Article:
Also mention Alaa Abdel Fattah
Another activist who is currently imprisoned abroad, like Lai Egyptian Alaa Abdel Fattah is a British citizen. Abdel Fattah went on hunger strike in prison in Egypt in 2022 in protest at the conditions he is being held in. A blogger and pro-democracy activist, he is one of the best known of Egypt’s 60,000 political prisoners and is currently serving a five-year-prison sentence for allegedly “spreading false news”, a charge which human rights groups worldwide have condemned as false. The Egyptian authorities continually refuse to recognise Abdel Fattah’s British citizenship and allow embassy officials to see him, something which Index believes Cameron should raise immediately.
No more camping trips with Saudi Arabia
As recently as 2018, just months after the murder of journalist Jamal Khashoggi in Istanbul by Saudi-sanctioned assassins, Cameron was pictured with Saudi Crown Prince Mohammed bin Salman on a camping trip in the Saudi Arabian desert. With Saudi Arabia’s Specialised Criminal Court (SCC) handing extremely harsh prison and death sentences to human rights defenders, and indigenous tribes being displaced from their settlements, imprisoned and even killed, Cameron needs to put aside this personal relationship to challenge Saudi Arabia on its human rights record and treatment of human rights defenders.
Like China, Saudi Arabia has also been accused of transnational repression on UK soil. Take Ghanem al Masarir as an example. A prominent satirist and regime critic, al Masarir is suing Saudi Arabia in the UK. At the centre of his case are allegations that he was physically assaulted by agents of the kingdom in London in 2018 and that Saudi Arabia ordered the hacking of his phone. The outcome of the case will have profound implications for individuals targeted by spyware in the UK and likely the UK’s relationship with Saudi Arabia.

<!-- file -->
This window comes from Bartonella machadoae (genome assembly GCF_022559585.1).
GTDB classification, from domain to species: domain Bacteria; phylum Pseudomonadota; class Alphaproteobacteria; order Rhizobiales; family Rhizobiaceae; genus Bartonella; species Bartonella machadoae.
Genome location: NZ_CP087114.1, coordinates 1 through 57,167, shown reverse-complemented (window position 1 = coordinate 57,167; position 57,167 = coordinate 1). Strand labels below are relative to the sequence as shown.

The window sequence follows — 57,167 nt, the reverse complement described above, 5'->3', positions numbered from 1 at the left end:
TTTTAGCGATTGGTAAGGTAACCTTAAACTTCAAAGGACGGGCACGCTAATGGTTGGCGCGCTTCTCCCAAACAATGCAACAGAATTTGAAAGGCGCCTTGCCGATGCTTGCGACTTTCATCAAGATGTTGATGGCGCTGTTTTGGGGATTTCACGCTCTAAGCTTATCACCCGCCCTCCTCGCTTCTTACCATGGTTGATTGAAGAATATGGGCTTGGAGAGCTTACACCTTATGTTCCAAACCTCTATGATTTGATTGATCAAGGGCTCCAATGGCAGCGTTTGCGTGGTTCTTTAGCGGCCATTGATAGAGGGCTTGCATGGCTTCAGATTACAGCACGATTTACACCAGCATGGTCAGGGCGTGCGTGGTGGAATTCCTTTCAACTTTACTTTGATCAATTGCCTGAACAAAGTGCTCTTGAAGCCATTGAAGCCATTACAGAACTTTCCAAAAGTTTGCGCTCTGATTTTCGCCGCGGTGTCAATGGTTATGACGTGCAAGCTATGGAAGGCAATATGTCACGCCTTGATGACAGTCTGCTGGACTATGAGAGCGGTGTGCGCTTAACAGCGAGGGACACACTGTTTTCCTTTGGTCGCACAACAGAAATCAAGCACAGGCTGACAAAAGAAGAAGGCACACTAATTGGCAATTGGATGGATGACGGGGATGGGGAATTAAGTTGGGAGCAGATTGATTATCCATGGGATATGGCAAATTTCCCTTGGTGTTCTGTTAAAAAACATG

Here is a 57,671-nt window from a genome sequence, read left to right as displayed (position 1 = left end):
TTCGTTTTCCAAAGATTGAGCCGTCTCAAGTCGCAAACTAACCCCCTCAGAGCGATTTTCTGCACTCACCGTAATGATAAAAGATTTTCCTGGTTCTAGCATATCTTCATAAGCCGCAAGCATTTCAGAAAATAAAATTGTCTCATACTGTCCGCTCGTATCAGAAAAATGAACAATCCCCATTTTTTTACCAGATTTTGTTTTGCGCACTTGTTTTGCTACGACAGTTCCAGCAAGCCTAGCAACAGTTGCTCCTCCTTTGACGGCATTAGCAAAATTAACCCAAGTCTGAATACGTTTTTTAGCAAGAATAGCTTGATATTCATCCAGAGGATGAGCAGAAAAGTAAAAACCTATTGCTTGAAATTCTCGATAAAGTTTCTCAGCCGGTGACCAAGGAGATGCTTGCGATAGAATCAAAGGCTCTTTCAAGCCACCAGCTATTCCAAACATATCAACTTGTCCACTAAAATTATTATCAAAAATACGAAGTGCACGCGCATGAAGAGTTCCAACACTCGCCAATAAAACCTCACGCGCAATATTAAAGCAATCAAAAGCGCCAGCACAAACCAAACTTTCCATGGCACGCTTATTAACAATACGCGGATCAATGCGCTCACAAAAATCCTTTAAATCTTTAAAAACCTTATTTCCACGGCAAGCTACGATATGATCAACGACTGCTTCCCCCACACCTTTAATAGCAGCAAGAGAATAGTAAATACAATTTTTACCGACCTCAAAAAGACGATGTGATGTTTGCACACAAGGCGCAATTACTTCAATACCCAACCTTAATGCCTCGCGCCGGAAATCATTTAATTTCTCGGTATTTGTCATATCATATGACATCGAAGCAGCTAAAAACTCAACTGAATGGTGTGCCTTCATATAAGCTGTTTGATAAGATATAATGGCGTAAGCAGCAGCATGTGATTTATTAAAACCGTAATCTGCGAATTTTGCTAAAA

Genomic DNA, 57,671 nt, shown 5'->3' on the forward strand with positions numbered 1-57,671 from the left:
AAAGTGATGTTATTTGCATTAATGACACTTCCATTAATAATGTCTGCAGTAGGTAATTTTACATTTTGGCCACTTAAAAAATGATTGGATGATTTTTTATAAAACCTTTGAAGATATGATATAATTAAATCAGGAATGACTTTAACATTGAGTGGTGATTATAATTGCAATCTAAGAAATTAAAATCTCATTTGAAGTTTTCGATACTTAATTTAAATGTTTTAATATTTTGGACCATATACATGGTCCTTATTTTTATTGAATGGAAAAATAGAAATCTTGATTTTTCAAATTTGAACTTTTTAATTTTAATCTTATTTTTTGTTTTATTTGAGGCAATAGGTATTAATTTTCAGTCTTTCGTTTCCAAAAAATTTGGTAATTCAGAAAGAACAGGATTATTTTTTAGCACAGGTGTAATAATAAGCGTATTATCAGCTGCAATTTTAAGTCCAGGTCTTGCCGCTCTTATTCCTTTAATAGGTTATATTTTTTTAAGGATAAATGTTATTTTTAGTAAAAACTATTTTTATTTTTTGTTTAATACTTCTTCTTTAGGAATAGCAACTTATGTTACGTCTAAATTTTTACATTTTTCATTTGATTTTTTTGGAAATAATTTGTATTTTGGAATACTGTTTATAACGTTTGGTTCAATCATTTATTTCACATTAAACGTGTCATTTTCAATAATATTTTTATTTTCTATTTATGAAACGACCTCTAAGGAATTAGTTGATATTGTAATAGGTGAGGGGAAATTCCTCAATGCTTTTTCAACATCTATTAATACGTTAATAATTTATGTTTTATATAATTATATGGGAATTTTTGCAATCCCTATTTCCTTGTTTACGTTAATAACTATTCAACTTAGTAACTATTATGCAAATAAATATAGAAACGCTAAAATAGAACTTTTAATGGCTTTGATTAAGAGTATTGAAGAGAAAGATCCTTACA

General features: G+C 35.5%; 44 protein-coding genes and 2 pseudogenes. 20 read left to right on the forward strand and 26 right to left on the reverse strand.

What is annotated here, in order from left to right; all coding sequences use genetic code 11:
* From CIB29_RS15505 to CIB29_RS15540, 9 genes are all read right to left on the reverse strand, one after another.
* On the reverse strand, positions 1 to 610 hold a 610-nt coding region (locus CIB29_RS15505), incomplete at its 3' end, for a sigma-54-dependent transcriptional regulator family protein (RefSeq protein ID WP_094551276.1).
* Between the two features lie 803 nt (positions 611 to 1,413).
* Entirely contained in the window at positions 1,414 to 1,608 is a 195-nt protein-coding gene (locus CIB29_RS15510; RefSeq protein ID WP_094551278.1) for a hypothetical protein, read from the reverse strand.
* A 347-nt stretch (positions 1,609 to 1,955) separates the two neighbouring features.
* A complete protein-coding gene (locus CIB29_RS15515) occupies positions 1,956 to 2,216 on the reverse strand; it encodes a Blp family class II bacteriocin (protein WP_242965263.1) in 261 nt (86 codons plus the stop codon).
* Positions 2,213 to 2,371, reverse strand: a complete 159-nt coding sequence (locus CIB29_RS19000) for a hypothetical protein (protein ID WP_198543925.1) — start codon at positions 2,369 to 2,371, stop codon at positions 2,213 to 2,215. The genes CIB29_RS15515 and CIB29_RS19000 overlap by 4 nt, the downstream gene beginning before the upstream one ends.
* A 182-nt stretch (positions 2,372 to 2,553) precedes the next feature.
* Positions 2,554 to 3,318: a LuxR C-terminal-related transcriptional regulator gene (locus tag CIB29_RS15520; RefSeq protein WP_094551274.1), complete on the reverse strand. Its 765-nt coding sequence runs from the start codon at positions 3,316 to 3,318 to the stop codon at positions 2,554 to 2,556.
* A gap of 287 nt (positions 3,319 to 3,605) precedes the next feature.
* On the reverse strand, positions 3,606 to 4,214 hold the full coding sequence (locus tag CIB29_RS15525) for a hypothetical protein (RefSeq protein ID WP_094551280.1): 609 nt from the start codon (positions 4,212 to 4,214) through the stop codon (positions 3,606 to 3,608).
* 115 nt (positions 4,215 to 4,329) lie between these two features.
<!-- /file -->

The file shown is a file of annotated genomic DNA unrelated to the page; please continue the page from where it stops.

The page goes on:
Press for press freedom in Israel-Hamas conflict
With the devastating conflict between Israel-Hamas still relatively new, Cameron will understandably have a lot to deal with. Index urges him to keep a close eye on the free speech situation there, such as the potential closure of the local bureau of Al Jazeera in Israel, which the country has indicated it will hold off from, and the broader media freedom landscape in both Israel and Gaza. We’ve outlined other free speech challenges here and again we hope Cameron doesn’t shy away from those that fall within his remit.
Avoid Trump cards
Assuming Cameron remains in place for more than a year, which is a big assumption given the current turnover within the Conservative Party (not to mention a potential UK general election), he’ll be in place for the next US election. The battle is already heating up and former US President Donald Trump is doing what he does best – firing verbal missiles at his opposition and critics. On Saturday at a rally in New Hampshire, Trump said he’d “root out the communists, Marxists, fascists and the radical left thugs that live like vermin within the confines of our country that lie and steal and cheat on elections,” once again repeating his false claim of election fraud depriving him of a win in 2020. It’s hard to forget that incredibly awkward handshake between Trump and the late Queen Elizabeth II and the Trump era certainly tested the UK and USA’s “special relationship”. So what will our special relationship look like if Trump is voted back in?